Listen Live
HomeNewsWarkentin rallies against Bill C-69

Warkentin rallies against Bill C-69

The federal government’s plan to overhaul the approval of energy projects has Grande Prairie – Mackenzie MP Chris Warkentin concerned. He took to Question Period earlier this week to ask Prime Minister Justin Trudeau to kill Bill C-69.

Warkentin feels the bill could drive jobs and investment out of the country. He notes that Canadian oil prices are already struggling.

“Canada’s oil is being liquidated at $17 a barrel while our international competitors are getting $54. This discount is costing the Canadian economy $80 million each and every day and is a direct result of the Liberals’ cancellation of the Northern Gateway, the Trans Mountain and the west to east pipeline projects.”

The controversial legislation currently before the senate would create a new Impact Assessment Agency and replace the National Energy Board with the Canadian Energy Regulator. It also outlines new timelines and processes needed in order for energy projects to move forward.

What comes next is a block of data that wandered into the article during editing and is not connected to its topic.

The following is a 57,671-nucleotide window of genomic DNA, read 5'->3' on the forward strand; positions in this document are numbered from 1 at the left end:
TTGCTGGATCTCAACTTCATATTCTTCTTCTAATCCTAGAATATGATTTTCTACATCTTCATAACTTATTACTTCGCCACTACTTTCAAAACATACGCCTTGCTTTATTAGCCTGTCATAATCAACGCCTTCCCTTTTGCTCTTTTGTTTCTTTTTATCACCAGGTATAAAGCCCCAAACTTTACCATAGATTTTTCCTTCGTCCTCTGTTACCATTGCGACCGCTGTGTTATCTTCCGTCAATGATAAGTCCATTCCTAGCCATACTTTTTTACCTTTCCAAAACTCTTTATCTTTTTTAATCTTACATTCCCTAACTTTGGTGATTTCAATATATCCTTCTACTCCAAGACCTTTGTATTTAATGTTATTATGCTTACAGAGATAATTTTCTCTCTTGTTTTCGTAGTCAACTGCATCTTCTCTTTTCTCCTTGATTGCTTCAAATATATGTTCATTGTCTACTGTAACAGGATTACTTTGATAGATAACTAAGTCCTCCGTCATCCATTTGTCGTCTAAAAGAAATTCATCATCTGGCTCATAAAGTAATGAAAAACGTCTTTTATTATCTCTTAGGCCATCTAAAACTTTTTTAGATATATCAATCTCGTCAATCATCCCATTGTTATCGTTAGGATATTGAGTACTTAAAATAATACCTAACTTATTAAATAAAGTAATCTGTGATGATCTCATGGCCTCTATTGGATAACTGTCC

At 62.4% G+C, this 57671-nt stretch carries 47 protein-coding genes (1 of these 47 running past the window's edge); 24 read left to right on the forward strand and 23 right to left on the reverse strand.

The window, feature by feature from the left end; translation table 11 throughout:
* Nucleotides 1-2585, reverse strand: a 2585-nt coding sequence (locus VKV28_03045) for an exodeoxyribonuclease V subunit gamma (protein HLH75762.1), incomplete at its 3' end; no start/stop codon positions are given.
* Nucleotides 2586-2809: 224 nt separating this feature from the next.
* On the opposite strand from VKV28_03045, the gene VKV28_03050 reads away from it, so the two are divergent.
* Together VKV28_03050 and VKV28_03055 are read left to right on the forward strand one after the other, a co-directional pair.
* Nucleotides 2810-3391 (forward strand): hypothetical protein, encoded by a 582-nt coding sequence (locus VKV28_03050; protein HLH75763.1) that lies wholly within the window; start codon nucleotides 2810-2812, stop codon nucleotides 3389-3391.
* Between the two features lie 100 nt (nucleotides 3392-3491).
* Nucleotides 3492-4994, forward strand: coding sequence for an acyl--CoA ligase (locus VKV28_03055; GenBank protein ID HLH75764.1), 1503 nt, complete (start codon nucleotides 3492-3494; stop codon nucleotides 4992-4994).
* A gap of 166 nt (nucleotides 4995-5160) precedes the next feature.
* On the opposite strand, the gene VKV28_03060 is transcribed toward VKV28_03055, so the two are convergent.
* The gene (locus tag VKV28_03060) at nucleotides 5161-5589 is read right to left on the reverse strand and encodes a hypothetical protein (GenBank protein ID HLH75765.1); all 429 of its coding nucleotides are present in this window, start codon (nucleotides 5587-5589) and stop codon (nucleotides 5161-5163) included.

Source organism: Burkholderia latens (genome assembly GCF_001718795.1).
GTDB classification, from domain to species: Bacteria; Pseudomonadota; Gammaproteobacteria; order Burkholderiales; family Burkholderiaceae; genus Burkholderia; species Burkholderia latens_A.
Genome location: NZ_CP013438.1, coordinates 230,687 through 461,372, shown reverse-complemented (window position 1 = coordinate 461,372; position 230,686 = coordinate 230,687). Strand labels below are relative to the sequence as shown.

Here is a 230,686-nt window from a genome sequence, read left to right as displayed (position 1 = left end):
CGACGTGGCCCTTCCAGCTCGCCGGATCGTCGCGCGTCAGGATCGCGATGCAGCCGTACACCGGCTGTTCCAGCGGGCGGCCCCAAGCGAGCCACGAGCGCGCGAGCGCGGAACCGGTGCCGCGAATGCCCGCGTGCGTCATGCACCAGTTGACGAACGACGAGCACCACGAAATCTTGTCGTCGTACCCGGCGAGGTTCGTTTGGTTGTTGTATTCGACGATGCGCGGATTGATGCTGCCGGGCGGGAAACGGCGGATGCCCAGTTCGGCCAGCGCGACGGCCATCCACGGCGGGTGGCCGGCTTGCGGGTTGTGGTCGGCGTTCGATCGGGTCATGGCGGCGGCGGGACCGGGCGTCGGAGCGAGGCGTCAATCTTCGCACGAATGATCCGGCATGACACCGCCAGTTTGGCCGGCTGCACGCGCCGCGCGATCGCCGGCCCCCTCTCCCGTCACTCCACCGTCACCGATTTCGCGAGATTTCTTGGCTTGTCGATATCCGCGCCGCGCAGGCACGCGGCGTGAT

- Advertisement -

The plan has also been criticized by the Alberta NDP, which has called for more clarity on the length of reviews and exemptions for in-situ oilsands projects. Warkentin believes the problem lies with the federal leadership.

“The Liberals’ failures are costing the Canadian economy. Tens of billions of dollars are lost as discounted Canadian oil flows to the United States and this Prime Minister is making it worse with Bill C-69.”

Minister of Natural Resources Amarjeet Sohi rebukes that. He says the government is working with the energy sector and the province of Alberta.

“What we see today happening in Alberta is the result of a decade of inaction by the previous government to build a single pipeline to take our resources to non-U.S. markets. 99 per cent of Alberta’s oil is sold to only one single customer, which is the United States.”

Chiefs of the province’s 45 First Nations have voted unanimously to support Bill C-69, following an endorsement from four First Nations in the Fort McMurray region.

- Advertisment -
- Advertisment -
- Advertisement -

Continue Reading